In the Shadow of Rathbone: Richard Roxburgh in The Hound of the Baskervilles (2002)

In the Shadow of Rathbone

Every decade or so, film makers like to take the Hound for another walk around the moor. This 2002 television movie offers a very moody adaptation of Arthur Conan Doyle’s The Hound of the Baskervilles. As with almost any filmed version of the canonical works, some changes are made. Some are clever. Some come off as mistakes.

This walk” has some clever additions — but also at least one very disappointing change to the Sherlock Holmes we’ve come to admire.

Shining in Sherlock’s Shadow

Richard Roxburgh was a curious choice to play the great detective in terms of physicality. The casting certainly steps out of the shadow of Basil Rathbone, since the light-haired Roxburgh isn’t lanky or tall. Somewhere, I read a viewer’s comment lamenting that Richard E. Grant — who plays another prominent character in the film — didn’t play Holmes. There’s something to that, not just in terms of how we’ve been trained to expect Holmes to look, but also in terms of how we expect him to behave. Grant might’ve brought a twitchier, off-beat quality to the performance.

In contrast, Roxburgh’s Holmes is subdued, almost bland. This Holmes doesn’t have any fun at all even once the game’s afoot! No sudden rushes of insight. No dazzlingly accelerated clue-reading.  Yes, a touch of arrogance — but only a touch. This seems to be a Holmes deliberately brought down a few pegs intellectually. In fact, screenwriter Allan Cubitt imported the discussion of Holmes’ strengths and weaknesses from A Study in Scarlet, presumably to make Holmes less superhero and more man.

That said, Roxburgh gives the character a consistency and believability that works well for this diluted solution of Sherlock.


Watching Watson

Ian Hart similarly brings a believability — and lack of distinctiveness — to Watson. Again, he plays the part as written: a capable and curious bloke. Not dim. Not bumbling. Not at all the comic relief guy. At times, he’s exasperated by Holmes, but that passes quickly. There’s a surge of outrage toward the end, but I never got a strong sense of Watson in terms of being a doctor or Holmes’ sidekick in crime-fighting. He’s handy with a pistol, but there’s little about his military past — or his having any past at all.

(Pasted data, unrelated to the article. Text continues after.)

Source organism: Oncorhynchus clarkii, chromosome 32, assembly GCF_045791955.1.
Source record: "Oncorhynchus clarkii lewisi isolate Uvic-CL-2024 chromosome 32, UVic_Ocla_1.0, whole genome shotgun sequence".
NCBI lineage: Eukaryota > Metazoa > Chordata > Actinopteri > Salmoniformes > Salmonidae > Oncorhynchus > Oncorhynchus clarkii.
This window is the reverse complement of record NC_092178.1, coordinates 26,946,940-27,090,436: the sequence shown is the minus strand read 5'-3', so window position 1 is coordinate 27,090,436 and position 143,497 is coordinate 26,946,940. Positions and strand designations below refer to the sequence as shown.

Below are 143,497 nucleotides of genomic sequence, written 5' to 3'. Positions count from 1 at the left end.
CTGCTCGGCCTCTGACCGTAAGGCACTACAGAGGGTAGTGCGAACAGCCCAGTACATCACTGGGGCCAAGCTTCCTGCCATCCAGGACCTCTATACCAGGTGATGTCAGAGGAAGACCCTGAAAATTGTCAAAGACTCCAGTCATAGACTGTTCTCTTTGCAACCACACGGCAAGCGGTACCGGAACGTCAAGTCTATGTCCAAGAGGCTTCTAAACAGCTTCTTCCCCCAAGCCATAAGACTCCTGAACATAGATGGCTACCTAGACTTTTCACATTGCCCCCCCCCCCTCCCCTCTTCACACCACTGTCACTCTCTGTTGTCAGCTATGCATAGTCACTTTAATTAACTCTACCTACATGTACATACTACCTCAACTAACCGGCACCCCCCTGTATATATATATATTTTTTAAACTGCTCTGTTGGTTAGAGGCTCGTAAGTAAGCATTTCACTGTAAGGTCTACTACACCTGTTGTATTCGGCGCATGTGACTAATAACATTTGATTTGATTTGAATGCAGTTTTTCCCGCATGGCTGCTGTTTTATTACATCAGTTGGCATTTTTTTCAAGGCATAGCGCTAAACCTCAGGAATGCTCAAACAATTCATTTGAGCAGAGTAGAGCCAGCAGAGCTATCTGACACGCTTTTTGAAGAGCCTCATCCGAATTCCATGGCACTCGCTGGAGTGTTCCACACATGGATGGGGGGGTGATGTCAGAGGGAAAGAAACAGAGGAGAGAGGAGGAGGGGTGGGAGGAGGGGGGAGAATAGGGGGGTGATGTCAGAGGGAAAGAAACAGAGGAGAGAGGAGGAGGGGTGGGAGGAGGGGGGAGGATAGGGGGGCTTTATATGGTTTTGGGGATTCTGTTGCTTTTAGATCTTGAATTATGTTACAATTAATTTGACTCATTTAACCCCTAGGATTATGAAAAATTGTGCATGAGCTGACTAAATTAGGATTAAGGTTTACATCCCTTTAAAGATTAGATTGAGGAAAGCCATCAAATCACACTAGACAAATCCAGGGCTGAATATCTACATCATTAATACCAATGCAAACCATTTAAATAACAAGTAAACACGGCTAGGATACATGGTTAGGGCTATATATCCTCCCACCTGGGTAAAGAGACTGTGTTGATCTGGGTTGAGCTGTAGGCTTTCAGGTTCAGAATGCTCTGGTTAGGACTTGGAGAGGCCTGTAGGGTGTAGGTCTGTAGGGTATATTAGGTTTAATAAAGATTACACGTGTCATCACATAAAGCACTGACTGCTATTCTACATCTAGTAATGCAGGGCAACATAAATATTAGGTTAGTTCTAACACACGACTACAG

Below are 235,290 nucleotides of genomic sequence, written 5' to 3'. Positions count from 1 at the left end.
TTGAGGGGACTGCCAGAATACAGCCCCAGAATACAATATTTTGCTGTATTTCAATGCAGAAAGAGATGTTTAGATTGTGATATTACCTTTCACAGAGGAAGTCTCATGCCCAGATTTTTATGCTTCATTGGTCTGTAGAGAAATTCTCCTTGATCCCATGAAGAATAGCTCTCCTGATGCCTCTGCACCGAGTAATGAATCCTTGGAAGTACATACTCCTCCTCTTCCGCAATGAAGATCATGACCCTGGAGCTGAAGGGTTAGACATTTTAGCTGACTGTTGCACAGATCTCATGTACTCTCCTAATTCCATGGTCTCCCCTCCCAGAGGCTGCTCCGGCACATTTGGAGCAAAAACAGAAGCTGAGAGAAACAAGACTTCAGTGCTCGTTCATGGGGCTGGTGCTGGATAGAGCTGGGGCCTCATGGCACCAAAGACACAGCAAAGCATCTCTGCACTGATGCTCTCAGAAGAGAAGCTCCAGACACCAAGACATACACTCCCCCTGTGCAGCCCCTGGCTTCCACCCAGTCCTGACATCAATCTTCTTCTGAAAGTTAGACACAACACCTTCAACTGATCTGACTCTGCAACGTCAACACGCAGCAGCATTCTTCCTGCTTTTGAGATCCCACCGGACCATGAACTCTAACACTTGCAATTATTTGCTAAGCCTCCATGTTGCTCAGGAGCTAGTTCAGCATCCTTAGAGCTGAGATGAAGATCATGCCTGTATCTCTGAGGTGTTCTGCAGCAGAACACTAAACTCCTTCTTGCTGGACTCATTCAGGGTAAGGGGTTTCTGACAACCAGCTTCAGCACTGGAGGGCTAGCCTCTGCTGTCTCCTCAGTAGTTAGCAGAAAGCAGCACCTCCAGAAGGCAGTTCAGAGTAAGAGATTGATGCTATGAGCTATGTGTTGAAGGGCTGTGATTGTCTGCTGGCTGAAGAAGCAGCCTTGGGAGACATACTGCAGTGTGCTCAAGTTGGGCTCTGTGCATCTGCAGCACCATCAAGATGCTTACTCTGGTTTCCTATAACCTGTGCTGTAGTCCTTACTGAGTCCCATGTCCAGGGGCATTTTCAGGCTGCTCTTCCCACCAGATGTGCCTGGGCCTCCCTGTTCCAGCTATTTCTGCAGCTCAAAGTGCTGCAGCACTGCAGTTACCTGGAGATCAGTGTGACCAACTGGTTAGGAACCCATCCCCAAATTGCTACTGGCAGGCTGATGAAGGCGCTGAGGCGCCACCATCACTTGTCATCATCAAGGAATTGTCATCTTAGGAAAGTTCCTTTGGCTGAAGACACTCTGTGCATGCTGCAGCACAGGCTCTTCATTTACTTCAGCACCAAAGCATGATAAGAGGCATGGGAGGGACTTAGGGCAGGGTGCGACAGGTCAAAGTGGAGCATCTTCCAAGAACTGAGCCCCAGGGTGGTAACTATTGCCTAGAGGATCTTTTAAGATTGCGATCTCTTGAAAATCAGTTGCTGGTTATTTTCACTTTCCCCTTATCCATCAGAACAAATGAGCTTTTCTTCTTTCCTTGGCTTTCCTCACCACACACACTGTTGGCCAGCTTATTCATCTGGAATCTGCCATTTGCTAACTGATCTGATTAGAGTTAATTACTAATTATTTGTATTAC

We get a quick insight into Watson’s friendship with Holmes. Their relationship seems shaky, but the ramifications of that are never explored. Holmes can still count on Watson to save him at the last minute. I’m just not sure why Watson bothers to do so.


Devotion to and Deviation from Doyle

This might seem as if I have a pretty negative view of the film, and that’s not so. It is weak in terms of the characterization of our lead duo. However, it has strengths in creating a Gothic mood, in adding depth to the criminal, and in playing with the rational-versus-supernatural theme, all of which are very nice takes on Doyle’s famous novel.

Perhaps, the lack of fun or humor in either Holmes or Watson was intended to maintain the film’s somber, dread-laden atmosphere, and it helps to remember that Doyle’s The Hound of the Baskervilles is as much a work of Gothic horror as it is of criminal mystery. The visuals of the film especially stand out as part of this with credit going to director David Attwood and cinematographer James Welland. Some shots are quite beautiful in a creepy way. As such, the film jives nicely with Doyle’s story.

There’s a change, though, to the fate of Beryl Stapleton, a stock damsel-in-distress well played by Neve McIntosh. This adds to the insidiousness of the criminal and sparks a dramatic crescendo. Furthermore, a smart way to reinforce Doyle’s contrast between superstition and skepticism is the séance scene that’s not in the novel. These changes enhance the story.

A séance scene enhances the belief/skepticism thematic tensions

Nonetheless, one deviation from Doyle that certainly hurts the film is its depiction of Holmes’ drug habit. In keeping with what I’ve come to call the Compulsive Detective tradition, this Holmes is an addict, not the recreational user of the original stories. (Of course, those stories did portray Holmes’ use of dope to alleviate his boredom between cases as very dangerous indeed.) Here, Holmes shoots up even when he’s on a case, and the only purpose I can glean for it is to make viewers wonder if he’s clear-headed enough to protect the client and solve the case.

My best explanation of why this doesn’t work is this: Sherlock Holmes doesn’t need Kryptonite. He’s not Superman; he’s Batman! We’re fascinated by him because, while he is a superhero, he’s also a human being. We know he’ll triumph in the end — we expect that — but he has sufficient human foibles, and we know his triumph will come with struggle enough to make the effort interesting. Especially in a case such as The Hound of the Baskervilles, his powers will be so tasked that we don’t need to see the hand of the screenwriter making things even more difficult for him.

Other than that — and, well, the goofy-looking, computer-generated hound — this film is perfect for rainy-night watching.

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